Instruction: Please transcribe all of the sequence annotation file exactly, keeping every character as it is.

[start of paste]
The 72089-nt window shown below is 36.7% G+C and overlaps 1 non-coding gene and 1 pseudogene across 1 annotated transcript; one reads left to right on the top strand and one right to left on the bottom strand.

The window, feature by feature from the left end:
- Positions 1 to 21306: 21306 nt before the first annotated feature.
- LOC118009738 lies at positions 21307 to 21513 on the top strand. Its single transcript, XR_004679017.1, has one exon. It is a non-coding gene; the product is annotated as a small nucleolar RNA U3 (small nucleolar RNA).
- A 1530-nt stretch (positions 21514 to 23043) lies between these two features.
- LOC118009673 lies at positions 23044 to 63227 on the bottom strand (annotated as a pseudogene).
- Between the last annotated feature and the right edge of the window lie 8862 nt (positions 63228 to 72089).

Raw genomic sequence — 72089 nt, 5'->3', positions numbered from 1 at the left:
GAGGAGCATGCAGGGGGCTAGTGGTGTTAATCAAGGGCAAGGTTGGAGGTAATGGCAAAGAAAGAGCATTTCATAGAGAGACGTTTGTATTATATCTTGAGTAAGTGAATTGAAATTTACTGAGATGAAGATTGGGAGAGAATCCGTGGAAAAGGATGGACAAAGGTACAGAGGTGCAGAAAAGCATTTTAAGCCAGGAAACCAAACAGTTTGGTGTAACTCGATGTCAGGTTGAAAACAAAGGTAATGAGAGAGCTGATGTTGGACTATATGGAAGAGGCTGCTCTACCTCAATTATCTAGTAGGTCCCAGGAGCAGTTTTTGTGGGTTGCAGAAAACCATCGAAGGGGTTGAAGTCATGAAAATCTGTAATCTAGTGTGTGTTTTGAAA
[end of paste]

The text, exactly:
The 72089-nt window shown below is 36.7% G+C and overlaps 1 non-coding gene and 1 pseudogene across 1 annotated transcript; one reads left to right on the top strand and one right to left on the bottom strand.

The window, feature by feature from the left end:
- Positions 1 to 21306: 21306 nt before the first annotated feature.
- LOC118009738 lies at positions 21307 to 21513 on the top strand. Its single transcript, XR_004679017.1, has one exon. It is a non-coding gene; the product is annotated as a small nucleolar RNA U3 (small nucleolar RNA).
- A 1530-nt stretch (positions 21514 to 23043) lies between these two features.
- LOC118009673 lies at positions 23044 to 63227 on the bottom strand (annotated as a pseudogene).
- Between the last annotated feature and the right edge of the window lie 8862 nt (positions 63228 to 72089).

Raw genomic sequence — 72089 nt, 5'->3', positions numbered from 1 at the left:
GAGGAGCATGCAGGGGGCTAGTGGTGTTAATCAAGGGCAAGGTTGGAGGTAATGGCAAAGAAAGAGCATTTCATAGAGAGACGTTTGTATTATATCTTGAGTAAGTGAATTGAAATTTACTGAGATGAAGATTGGGAGAGAATCCGTGGAAAAGGATGGACAAAGGTACAGAGGTGCAGAAAAGCATTTTAAGCCAGGAAACCAAACAGTTTGGTGTAACTCGATGTCAGGTTGAAAACAAAGGTAATGAGAGAGCTGATGTTGGACTATATGGAAGAGGCTGCTCTACCTCAATTATCTAGTAGGTCCCAGGAGCAGTTTTTGTGGGTTGCAGAAAACCATCGAAGGGGTTGAAGTCATGAAAATCTGTAATCTAGTGTGTGTTTTGAAA